When Sylvia beckons for Marcello to join her in Rome’s Trevi Fountain in Federico Fellini’s 1960 classic La Dolce Vita, Marcello Mastroianni’s character admires Anita Ekberg’s form as if it were a work of art — as though Nicola Salvi’s Baroque masterpiece were not mere inches from his face. An important moment for the male gaze, to be sure, but also the scene that would cement Ekberg’s place in history as a seductive sex symbol of the silver screen.
But Ekberg, who died Jan. 11 at age 83, was far from just a flash in the pan with one credit to her name. The model-actress had a career before Fellini launched her onto the international stage (although she would later tell Entertainment Weekly it was the other way around) and went on to appear in dozens of films over the next four decades.
Ekberg, who began her career as a model in her teens, was crowned Miss Sweden at 20 and traveled to America as a guest at the Miss Universe pageant in 1951. It was after her debut at the Atlantic City pageant that LIFE magazine introduced her to the American public: “Miss Sweden takes play away from home-grown girls on U.S. visit.” The article enumerated her five-word English vocabulary (“yah, no, hamboorger, El Morocco, ice cream”) and detailed what she would need to do in order to find success as a model in the states: slim her waistline by four inches, pick up more of the language and work on her poses. (The article features several photographs of Ekberg attempting a fish face, which was then de rigueur among American fashion models.)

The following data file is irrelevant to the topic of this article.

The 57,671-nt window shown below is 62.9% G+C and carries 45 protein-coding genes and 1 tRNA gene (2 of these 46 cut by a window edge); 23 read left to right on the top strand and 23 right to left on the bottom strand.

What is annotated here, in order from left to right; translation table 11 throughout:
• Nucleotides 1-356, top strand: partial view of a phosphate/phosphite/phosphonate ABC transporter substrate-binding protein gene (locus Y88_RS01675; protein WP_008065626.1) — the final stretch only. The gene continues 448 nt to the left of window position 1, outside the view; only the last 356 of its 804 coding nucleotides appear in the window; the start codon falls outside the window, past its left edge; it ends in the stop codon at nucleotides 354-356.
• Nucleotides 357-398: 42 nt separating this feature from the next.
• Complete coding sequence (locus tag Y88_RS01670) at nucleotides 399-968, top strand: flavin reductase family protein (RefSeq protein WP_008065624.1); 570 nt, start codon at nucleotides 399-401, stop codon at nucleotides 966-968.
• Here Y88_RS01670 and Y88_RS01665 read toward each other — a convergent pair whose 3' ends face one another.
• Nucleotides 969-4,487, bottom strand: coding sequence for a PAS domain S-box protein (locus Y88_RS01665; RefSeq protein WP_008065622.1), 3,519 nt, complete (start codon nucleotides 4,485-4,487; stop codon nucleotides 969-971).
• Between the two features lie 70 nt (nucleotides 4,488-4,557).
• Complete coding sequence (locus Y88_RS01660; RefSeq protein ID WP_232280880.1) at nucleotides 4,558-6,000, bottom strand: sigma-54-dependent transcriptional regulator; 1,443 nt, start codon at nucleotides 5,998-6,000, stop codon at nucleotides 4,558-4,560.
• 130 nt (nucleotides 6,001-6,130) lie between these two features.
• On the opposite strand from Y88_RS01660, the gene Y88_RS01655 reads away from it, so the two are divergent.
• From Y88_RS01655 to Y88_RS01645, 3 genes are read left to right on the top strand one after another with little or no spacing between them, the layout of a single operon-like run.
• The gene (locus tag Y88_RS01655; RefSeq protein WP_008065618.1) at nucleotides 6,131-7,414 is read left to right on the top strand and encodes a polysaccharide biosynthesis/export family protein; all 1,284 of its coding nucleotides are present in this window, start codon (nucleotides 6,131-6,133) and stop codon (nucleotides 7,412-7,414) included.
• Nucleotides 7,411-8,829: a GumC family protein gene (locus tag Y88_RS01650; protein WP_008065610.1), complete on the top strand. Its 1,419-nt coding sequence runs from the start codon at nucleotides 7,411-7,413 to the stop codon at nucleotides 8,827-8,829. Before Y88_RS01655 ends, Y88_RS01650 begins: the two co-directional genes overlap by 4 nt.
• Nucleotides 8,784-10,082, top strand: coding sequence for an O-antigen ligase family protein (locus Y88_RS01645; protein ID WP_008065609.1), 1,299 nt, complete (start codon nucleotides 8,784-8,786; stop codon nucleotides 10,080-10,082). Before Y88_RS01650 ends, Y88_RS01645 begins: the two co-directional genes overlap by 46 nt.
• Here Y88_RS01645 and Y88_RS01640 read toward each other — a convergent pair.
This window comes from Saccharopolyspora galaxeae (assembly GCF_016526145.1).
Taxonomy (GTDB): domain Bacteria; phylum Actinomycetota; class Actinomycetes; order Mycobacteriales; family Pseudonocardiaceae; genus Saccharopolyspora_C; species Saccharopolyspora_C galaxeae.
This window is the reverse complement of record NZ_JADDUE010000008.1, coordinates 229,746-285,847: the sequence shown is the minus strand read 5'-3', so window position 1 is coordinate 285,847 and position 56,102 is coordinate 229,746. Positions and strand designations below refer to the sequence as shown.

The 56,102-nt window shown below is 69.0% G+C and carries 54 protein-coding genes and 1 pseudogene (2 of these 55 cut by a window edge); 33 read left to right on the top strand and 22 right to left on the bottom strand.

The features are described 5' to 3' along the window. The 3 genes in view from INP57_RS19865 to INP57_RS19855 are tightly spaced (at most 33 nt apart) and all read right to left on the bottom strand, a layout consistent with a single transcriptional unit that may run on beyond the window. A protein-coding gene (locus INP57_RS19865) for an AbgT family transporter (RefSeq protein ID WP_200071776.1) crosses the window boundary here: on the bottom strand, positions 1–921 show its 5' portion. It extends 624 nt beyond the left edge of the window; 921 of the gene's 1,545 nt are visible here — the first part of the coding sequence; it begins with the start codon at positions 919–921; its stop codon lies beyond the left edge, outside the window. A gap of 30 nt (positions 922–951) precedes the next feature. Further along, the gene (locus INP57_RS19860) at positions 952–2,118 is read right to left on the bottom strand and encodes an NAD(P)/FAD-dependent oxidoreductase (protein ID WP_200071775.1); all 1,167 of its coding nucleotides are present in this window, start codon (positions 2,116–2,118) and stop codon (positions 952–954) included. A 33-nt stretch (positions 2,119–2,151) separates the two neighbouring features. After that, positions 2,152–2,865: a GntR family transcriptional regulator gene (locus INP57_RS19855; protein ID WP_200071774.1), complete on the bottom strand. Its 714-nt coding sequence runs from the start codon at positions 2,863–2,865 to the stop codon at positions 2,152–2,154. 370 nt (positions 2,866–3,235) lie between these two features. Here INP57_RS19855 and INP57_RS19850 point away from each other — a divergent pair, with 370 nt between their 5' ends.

Two years later, she had attracted enough attention to land her first credited film role, in Abbott and Costello Go to Mars. After a prolific few years that included a role in the film adaptation of Tolstoy’s War and Peace, she won a Golden Globe in 1956 for most promising newcomer. Her performance in War and Peace, alongside Henry Fonda and Audrey Hepburn, would catch the attention of one Fellini and set the ball rolling for that fateful bath in a Roman fountain.
After La Dolce Vita, Ekberg starred in an anti-communist propaganda film, The Dam on the Yellow River, the western 4 for Texas with Frank Sinatra and Dean Martin, the comedy Call Me Bwana alongside Bob Hope and several more Fellini films. Her American film career waned during the 1970s, after which she continued to make movies in Europe. Ekberg told EW this was largely because American directors tend to forget about European actresses. She also renounced the sex and violence so common in modern cinema, lamenting: “Where is the elegance? The mystery? The romance?”
Rarely described without physical modifiers next to her name — “magnificently ample” was pretty much all that one 1962 LIFE article had to say about one of her performances — the same beauty that helped launch her career would take on a more complex role in her life. “When you’re born beautiful, it helps you start in the business,” she said. “But then it becomes a handicap.”
Part of this handicap was, not surprisingly, Ekberg’s popularity with the tabloids. In a particularly tense incident in 1960, she wielded a bow and arrow when a throng of paparazzi began photographing her outside her villa in Rome. As LIFE described the run-in, “Without bosomy film stars, their touchy escorts and a scrambling swarm of free-lance photographers, Roman night-life might settle into a drab round of leisurely dinners and restful traffic jams. But there’s always Anita Ekberg.”
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